To be honest my trip to cuba also showed me some wonders. One of the things it is reallyCIMG9314 worth to see and buy in Cuba is the art. You can find amazing art for good prices. The old cars are also amazing to see and it almost seems you are in a old movie the all time. But the really triple treat is the Rum (and the cocktails you do with it), the coffee and the cigars (Puros). You can say you can buy them at your home town but that is not exactly true. Further in these blog you can find some pointers for people visiting cuba, there I will mention how you can only get the most amazing cigar (accordingly to my dad) in a small town in cuba, hand made by the campesinos, with no brand. You can find ground coffee from cuba in your town, but in cuba you can buy freshly ground coffee and coffee beans. The rum you can buy in your city, but only in Cba you can taste the most amazing cocktails made by their original recipe.

But not all was good, there was specially one thing that really got in my nerves:

Everything had an hidden price. You go to the bathroom in the restaurant, in the airport, in the hotel… you need to give a “regalo” to the lady that hands you toilet paper (and I swear it is not to keep the bathroom clean). You eat in a restaurant, you take a taxi, you buy something, you pay for its price and you still always need to give a “regalo”. Someone points you in the right direction in the street, gives you an information… you need to give them a “regalo”. A lot of what I know now about the Cuban culture and history (as the salary of medical doctors and other things I have already mentioned) were very costly because people approach you in the street, look very helpful telling you a lot of interesting stuff (where to buy cheap rum, where you can have a nice lunch…), answer all of your questions (about politics, about the country…) but they are always looking after a “Regalo”, a lunch in that nice place they told you about…. Something. I am not a cynical person by nature. I swear. However, in Cuba, after a few days, if someone smiled at me I would run, fearing for my wallet.

One of the things that makes this situation even worse is that you can’t see to where all the tourism money is going. They have two coins, one for locals that is worth 1/25 of an euro, but another for tourists that is worth almost the same as 1 euro (the CUC). Almost everything in CUC costs the same as in Europe. One lunch or dinner is 15 CUC in most places. So you can imagine that tourists spend a lot of money in Cuba paying a lot in CUC and plus the “regalos” but what you see around you is a country living in poverty. People may not be starving, and may not be dying in the streets for not affording an hospital, but they are, without a doubt, poor.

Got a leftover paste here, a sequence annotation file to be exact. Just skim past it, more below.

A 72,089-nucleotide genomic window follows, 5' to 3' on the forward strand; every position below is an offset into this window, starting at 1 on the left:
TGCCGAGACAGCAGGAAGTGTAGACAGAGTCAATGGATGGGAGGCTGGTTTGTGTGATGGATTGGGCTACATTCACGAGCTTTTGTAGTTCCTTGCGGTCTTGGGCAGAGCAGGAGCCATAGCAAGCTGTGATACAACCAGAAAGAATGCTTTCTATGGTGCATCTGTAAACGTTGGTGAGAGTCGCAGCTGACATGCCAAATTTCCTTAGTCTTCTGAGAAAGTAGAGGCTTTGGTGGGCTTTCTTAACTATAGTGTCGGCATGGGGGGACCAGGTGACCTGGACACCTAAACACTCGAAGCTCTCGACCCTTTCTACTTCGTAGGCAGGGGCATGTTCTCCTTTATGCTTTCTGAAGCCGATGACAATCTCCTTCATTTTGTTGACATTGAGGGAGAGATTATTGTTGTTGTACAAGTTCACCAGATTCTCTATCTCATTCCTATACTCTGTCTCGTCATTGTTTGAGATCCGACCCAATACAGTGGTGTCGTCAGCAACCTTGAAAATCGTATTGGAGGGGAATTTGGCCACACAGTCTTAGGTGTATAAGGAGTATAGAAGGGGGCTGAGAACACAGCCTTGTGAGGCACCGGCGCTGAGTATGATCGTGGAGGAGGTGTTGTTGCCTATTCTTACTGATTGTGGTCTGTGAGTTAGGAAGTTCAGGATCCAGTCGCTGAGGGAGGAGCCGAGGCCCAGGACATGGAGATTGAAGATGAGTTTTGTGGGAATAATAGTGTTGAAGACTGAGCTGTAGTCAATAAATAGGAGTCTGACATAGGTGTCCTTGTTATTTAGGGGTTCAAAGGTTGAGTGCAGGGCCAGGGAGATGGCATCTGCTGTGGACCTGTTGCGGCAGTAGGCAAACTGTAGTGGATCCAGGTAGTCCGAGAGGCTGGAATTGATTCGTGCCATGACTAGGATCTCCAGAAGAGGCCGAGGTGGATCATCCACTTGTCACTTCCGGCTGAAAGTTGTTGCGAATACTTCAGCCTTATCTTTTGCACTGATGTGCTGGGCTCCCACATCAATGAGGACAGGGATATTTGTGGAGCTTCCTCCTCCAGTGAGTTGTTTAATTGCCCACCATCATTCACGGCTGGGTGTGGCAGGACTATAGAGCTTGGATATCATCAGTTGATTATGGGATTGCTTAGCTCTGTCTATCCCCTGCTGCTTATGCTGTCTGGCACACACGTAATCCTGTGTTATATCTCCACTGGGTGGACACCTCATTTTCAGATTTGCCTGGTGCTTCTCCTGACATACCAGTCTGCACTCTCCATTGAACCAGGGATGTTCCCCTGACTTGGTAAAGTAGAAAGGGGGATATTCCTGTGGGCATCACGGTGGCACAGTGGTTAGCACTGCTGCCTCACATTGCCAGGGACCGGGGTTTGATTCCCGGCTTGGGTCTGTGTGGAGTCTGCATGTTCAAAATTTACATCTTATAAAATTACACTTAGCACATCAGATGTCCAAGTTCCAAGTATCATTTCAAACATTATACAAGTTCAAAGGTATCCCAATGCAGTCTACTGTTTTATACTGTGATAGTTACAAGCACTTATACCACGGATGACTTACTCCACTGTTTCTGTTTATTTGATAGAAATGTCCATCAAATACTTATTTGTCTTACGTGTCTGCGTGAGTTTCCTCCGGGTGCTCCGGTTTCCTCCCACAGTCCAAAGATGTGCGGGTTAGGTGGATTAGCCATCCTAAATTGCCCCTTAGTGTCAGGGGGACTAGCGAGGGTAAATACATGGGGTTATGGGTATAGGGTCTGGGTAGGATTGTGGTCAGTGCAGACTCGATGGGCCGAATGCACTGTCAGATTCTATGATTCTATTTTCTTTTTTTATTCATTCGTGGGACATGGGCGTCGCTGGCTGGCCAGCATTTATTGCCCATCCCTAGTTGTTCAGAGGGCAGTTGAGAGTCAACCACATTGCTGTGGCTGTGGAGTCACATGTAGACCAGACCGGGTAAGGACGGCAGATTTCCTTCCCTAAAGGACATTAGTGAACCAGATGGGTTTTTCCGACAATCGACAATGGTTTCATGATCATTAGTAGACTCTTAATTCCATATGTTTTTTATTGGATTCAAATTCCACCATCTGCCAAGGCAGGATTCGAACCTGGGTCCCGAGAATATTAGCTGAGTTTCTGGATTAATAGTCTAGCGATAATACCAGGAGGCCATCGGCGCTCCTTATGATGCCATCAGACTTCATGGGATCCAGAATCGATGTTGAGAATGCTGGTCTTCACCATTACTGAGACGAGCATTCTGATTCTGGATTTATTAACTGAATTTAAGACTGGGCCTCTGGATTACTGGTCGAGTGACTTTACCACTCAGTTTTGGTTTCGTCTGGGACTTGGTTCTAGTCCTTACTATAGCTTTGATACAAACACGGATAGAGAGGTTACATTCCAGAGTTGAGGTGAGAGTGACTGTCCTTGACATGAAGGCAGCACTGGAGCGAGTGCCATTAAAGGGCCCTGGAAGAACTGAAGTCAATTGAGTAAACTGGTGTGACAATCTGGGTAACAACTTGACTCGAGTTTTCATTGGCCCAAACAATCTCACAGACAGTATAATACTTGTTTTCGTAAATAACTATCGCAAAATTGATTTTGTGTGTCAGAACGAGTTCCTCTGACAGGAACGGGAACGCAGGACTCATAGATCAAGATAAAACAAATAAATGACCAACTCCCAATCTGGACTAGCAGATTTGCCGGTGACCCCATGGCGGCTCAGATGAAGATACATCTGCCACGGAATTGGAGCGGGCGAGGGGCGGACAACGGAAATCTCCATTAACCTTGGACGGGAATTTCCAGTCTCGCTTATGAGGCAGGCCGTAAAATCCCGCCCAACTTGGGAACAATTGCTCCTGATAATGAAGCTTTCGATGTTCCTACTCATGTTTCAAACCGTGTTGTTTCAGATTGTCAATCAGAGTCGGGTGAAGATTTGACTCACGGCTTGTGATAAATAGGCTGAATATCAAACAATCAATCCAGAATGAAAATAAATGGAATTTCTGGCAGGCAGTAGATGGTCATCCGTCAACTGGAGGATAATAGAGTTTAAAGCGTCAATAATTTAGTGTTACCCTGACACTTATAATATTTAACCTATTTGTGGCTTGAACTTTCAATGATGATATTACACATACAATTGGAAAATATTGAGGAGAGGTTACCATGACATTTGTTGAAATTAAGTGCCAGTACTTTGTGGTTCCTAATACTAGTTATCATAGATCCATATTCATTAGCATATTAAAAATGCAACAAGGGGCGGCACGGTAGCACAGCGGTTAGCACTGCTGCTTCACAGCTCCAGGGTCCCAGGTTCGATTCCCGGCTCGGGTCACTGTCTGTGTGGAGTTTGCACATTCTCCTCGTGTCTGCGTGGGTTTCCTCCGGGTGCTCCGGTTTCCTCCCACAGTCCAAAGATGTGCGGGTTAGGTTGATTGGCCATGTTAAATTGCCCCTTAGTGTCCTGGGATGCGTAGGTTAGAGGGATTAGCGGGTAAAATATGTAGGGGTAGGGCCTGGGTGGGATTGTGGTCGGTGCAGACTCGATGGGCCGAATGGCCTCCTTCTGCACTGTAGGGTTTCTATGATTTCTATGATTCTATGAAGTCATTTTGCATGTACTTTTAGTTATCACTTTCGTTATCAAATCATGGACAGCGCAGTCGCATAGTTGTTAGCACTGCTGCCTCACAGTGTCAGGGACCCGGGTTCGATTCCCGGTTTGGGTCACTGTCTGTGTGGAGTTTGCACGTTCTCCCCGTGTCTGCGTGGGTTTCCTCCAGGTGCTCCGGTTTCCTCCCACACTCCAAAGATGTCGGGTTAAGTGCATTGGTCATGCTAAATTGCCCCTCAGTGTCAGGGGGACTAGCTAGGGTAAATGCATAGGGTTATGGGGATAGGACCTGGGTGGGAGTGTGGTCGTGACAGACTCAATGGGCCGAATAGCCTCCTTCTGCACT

Talking about fearing for my wallet, and now giving a more positive light to my Cuban experience. One of the good points of going to Cuba is that you feel safe always. There is no crime in Cuba, specially for tourists. In every street there is someone responsible for that street. That person must know if the children are going to school, if every adult has a job… if they see anyone stealing from a tourist that person will get 40/45 years in prison. And, as I already mentioned, the most well paid profession is police officer and there are a lot, really a lot, of them. In a 2 hours travel you can see at least 10 police patrols. As you can imagine people obey the traffic laws.

(Conclusions after the next segment)

Now I hope to give a few pointer to people that are planning to go to cuba:

  • Don’t buy cigars (Puros) in the streets. Most of the times they are palm trees in a cigar form. If you want to buy something different that you can’t find in any store in the world go to Vinales (a 2 hours drive from havana) and buy cigars from the “Campesinos”. They need to sell 90% of the tobacco production to the government, but they keep the best 10% for themselves.They make their own cigar, with no brand, and they take the part of the plant with nicotine so it is not so bad for your health and it becomes softer. The cigars will cost you from 2-4 euros each depending on your capacity to negotiate the price and the quantity you will be asking for. You can go to vinales by taxi (130 euros for the day, 150/160 if you count the “regalo”) and see other things in the area besides the tobacco production such as the indian cave. You can also take a bus near the zoo in havana, but in that case you will need to stay one night in vinales which is not a great problem because in the bus stop there you will find people that have renovated their houses to make them an Inn for tourists asking you if you need a place to stay the night.
  • The best restaurants in Havana are the ones top listed in Tripadvisor. It is also ok to go to a “Paladares” (houses that are turned into a restaurant) but sometimes they are even more expensive and definitely not so clean.
  • IMGP0099Do not drink tap water. They only have one brand of bottled water and it is awful but still better than getting sick. Only ask for drinks with ice (like mojitos and daiquiri) in places like the ones in tripadvisor where you know the ice is not made from tap water.